*may contain spoilers*

I could dissect 'Pardes' into a million little morally questionable pieces or focus on the exaggerated stereotypes of the typical American NRI, and while I may mention the things that really pissed me off about this film later, I am going to focus more on what I liked about it and leave the more in-depth debates to the filmi scholars.

I remember watching Amitabh Bachchan in 'Mohabbatein' and 'K3G' and thinking how severe this man is, so serious all the time (my catalogue of his movies remains small to this day), but then I saw 'Veer Zaara' and was delighted to see a softer, likable side to his acting. I mention this because this is how I felt about Amrish Puri in this film. With 261 movies to his credit, he's probably played every role under the sun, but I've only seen him in eye boggling characters that were so over the top it was hard to imagine anyone is actually like that in real life. As Kishorilal, Amrish gave a very restrained yet amiable performance. It was a more honest depiction than I've seen from him before and whether you saw the ending coming or not, I don't think Kishorilal could have been portrayed any better.

What can I say about Shah Rukh Khan that I haven't already said? At the risk of sounding like a broken record I have to say that, had he not been in this film I may have not felt compelled to watch to the end. As Arjun Saagar, Shahrukh is impressively subtle yet very powerful. He pulls back and literally hands the stage to Mahima Chawdhry and Apurva Agnihotri. He is comical in the scenes in the farmhouse where he makes arrangements for the NRI son's visit and almost tragic as the story progresses. His evolving relationship to Ganga is the highlight of the film and, contrary to normal filmi expectations, he never tries to steal her away. The only thing I would have changed was his wardrobe. I'm not sure why he seems to be always dressed in the most ridiculously oversized suit jackets.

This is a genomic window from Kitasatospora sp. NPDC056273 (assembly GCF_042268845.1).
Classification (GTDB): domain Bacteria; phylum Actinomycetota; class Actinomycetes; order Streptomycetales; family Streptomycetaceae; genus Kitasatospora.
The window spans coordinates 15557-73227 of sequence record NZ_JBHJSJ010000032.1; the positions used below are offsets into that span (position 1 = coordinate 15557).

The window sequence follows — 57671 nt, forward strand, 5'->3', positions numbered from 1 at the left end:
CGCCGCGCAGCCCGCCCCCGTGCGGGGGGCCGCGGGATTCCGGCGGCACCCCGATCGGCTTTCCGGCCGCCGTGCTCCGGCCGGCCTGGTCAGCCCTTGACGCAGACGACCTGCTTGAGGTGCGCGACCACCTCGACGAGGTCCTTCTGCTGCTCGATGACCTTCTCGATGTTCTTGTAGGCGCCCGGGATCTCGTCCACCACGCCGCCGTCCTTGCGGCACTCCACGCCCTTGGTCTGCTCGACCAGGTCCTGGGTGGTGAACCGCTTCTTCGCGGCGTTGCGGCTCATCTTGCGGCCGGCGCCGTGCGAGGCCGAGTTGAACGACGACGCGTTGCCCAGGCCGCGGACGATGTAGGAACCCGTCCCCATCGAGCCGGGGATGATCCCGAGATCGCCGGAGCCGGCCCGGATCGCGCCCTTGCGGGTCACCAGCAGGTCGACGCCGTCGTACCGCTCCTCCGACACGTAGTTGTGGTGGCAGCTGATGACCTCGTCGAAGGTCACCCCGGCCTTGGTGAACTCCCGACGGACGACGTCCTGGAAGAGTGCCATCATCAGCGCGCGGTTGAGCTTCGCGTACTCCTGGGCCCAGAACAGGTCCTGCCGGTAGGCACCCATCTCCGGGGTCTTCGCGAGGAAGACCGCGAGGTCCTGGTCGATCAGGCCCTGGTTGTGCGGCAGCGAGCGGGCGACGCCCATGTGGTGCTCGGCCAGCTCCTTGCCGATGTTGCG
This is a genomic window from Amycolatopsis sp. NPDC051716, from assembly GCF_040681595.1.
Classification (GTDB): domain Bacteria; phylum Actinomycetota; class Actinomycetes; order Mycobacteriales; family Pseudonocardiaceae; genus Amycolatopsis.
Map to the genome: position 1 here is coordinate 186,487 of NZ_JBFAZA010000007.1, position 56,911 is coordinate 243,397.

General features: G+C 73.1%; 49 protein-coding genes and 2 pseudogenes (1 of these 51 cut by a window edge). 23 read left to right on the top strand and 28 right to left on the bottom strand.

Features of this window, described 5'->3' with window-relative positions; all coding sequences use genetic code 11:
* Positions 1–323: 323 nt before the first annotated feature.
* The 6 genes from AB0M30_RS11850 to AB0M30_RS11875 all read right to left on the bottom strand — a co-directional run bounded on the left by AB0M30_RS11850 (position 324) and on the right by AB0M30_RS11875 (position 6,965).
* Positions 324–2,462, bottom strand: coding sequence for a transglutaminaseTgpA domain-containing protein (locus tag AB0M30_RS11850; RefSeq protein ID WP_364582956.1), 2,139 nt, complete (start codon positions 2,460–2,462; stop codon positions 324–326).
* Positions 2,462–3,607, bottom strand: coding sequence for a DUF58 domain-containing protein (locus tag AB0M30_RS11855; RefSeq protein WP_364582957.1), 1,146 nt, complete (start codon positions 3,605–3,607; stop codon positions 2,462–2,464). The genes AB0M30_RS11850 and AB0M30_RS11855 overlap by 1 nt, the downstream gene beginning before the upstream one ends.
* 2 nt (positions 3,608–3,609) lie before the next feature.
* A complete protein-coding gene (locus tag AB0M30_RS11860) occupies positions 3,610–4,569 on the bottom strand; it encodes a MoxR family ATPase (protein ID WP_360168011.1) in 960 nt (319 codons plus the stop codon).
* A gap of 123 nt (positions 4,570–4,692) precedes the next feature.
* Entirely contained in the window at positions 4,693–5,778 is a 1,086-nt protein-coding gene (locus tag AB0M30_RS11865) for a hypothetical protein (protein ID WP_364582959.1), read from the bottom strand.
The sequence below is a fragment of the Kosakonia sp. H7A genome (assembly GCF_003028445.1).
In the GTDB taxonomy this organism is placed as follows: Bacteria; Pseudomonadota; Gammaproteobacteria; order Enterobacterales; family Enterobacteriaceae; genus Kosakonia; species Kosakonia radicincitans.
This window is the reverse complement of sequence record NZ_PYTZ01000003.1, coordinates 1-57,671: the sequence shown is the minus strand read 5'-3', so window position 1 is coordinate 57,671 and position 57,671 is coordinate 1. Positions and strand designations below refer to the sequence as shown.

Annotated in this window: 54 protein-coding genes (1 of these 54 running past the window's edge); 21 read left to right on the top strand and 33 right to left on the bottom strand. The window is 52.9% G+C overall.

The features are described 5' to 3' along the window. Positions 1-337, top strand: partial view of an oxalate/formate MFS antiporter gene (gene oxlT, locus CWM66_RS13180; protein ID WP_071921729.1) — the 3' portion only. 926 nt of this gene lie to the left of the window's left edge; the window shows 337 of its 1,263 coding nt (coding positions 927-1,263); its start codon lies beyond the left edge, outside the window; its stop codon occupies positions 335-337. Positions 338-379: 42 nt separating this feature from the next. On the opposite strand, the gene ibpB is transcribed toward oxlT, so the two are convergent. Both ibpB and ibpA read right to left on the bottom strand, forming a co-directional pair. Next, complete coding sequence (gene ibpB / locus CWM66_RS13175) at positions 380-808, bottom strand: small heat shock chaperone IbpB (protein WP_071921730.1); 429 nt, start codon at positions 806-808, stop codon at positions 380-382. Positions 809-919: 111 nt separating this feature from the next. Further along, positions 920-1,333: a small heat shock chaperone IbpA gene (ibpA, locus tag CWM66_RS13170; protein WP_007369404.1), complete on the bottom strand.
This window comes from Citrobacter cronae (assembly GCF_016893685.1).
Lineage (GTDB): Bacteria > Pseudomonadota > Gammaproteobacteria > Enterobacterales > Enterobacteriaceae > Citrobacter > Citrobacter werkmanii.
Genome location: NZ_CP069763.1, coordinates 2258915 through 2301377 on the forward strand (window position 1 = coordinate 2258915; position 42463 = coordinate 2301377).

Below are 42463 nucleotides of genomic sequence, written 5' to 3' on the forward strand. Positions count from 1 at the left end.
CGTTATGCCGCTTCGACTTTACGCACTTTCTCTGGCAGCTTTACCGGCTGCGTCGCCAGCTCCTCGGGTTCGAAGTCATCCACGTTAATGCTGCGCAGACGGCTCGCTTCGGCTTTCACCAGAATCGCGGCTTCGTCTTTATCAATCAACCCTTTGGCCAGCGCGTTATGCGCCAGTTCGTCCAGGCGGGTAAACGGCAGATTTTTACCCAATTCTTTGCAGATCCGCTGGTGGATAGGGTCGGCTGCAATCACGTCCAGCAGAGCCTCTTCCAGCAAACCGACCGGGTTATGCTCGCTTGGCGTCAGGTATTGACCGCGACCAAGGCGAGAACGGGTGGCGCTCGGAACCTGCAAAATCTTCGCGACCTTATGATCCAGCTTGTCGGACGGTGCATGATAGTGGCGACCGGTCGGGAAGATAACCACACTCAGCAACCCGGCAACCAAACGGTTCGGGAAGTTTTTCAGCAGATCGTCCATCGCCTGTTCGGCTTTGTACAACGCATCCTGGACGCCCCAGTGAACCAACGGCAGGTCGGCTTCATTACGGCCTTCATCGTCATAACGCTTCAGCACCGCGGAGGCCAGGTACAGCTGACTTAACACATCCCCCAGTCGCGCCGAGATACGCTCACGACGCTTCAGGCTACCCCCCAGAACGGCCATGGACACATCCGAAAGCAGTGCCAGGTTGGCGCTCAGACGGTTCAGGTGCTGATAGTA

Mahima Chawdhry, as Ganga, is gorgeous, confident and very impressive in her first film. In doing my research I discovered that Madhuri Dixit was first slated to play the lead, and while I think Madhuri is stunning in everything I've seen her in, I thought Mahima did a fantastic job. Not only does she do justice to the innocent heroine, but really kicks it up a notch at just the right moments. On the other hand, the other newcomer, Apoorva Agnihotri (Rajiv) is unfortunately not as impressive. I know that his was suppose to be the so-called villain in this flick, and maybe it's to his credit, but I could not stand him. I couldn't stand his arrogance, his disrespect, his looks - all of it made my skin crawl. I would have rather saw someone like Akshaye Khanna in this role, who would have played the insolent son brilliantly I'm sure.

Director Subhash Ghai (who also wrote the story and screenplay) plays his cards close to his chest very effectively. He tries to confuse us a little with the girl looking at pictures of both Shahrukh and Apurva without knowing which is her intended but that whole incident is a red herring and would have been better served had it gone on a little longer. There are a only two ways of breaking up the engagement and still retain the innocence and indian-ness of Ganga and he uses one of them. This is where the debate begins. Stereotypes of any kind can be harmful, be it against NRI's, American's or any other nationality for that matter. Instead of instilling every negative American stereotype into Apurva's character, Subhash Ghai should have gone with a few shades of gray rather than strictly black and white.